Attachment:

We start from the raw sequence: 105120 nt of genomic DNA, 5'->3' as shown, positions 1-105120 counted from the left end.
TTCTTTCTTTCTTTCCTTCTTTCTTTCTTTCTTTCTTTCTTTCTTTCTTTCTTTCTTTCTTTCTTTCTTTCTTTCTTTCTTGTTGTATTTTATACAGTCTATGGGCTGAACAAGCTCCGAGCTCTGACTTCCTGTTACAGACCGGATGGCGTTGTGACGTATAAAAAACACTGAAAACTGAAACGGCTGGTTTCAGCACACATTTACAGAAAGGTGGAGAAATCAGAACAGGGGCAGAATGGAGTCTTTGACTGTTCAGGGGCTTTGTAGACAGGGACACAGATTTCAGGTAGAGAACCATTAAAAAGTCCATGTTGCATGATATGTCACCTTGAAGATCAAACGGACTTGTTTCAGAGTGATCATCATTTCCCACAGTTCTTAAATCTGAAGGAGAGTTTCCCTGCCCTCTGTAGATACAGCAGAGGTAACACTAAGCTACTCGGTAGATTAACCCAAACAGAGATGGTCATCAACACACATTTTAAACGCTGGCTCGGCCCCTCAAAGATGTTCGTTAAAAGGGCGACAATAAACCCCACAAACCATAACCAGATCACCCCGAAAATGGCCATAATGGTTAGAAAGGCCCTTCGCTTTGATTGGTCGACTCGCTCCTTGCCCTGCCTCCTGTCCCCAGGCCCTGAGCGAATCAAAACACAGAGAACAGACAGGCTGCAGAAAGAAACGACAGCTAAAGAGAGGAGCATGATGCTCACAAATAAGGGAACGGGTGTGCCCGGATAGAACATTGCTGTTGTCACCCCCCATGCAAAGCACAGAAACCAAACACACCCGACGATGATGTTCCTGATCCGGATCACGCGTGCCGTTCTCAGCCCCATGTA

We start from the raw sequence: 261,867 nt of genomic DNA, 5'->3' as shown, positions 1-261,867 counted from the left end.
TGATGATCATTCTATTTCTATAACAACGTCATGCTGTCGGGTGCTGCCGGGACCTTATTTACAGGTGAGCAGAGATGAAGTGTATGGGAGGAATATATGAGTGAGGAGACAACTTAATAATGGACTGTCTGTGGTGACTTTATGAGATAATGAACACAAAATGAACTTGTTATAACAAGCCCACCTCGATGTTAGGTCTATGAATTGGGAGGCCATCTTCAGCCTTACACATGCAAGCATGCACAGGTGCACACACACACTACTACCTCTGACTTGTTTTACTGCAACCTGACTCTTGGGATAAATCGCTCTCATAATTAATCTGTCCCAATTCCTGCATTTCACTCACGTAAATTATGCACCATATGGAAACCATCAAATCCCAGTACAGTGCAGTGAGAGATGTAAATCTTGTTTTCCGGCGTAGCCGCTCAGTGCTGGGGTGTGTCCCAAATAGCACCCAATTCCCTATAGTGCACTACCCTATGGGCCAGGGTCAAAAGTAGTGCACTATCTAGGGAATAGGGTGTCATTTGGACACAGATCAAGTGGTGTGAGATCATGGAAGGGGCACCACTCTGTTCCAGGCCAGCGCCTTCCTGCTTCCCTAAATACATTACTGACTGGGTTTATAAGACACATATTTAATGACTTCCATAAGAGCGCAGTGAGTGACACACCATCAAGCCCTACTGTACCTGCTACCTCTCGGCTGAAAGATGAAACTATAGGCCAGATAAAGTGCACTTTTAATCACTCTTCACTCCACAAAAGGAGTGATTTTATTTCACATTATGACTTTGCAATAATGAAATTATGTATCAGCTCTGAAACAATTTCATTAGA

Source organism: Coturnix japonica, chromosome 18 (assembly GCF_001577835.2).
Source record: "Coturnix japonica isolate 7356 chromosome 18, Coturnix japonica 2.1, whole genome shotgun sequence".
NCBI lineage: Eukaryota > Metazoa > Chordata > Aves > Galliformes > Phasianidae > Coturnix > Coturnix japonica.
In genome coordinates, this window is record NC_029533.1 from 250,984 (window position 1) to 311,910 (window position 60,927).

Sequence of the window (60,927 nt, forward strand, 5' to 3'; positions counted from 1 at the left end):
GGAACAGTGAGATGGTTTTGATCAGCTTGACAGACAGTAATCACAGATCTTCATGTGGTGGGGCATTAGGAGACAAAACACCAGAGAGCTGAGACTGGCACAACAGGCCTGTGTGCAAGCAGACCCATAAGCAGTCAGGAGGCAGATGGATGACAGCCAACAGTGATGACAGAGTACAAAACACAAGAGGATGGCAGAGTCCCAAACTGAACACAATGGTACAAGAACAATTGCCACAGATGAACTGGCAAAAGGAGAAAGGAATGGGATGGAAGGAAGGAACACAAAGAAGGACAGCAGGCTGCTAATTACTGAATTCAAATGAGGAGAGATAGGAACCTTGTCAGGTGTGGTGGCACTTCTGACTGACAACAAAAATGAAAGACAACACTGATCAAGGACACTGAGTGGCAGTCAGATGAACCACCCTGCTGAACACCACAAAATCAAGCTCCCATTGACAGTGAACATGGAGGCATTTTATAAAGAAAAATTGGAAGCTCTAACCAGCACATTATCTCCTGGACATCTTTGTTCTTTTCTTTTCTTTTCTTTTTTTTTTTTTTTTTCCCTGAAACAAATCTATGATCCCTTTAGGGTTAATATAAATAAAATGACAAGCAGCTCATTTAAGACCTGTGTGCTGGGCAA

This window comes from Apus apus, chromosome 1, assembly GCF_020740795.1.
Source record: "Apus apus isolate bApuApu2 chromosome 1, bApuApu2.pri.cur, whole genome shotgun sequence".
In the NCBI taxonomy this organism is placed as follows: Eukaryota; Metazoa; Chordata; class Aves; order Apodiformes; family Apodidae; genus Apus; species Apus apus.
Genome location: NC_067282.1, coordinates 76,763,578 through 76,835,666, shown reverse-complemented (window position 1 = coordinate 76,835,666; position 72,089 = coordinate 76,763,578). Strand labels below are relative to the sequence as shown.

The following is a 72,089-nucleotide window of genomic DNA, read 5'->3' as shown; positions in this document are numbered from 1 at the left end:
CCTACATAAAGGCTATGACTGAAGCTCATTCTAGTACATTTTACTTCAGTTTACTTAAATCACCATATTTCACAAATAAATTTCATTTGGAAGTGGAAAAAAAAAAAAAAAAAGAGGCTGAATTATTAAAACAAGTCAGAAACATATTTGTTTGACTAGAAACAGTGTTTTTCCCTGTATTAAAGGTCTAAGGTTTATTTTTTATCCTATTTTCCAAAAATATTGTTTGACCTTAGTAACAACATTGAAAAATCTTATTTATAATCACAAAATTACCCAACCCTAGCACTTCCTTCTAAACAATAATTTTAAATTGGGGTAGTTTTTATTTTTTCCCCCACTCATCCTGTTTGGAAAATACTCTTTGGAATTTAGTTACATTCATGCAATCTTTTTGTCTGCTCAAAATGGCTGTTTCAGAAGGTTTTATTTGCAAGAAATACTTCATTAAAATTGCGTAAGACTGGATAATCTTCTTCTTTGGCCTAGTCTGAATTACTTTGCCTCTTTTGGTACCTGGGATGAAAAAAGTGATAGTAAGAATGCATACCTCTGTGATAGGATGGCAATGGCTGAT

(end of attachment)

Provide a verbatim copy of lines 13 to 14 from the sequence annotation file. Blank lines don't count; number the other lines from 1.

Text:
In the NCBI taxonomy this organism is placed as follows: Eukaryota; Metazoa; Chordata; class Aves; order Apodiformes; family Apodidae; genus Apus; species Apus apus.
Genome location: NC_067282.1, coordinates 76,763,578 through 76,835,666, shown reverse-complemented (window position 1 = coordinate 76,835,666; position 72,089 = coordinate 76,763,578). Strand labels below are relative to the sequence as shown.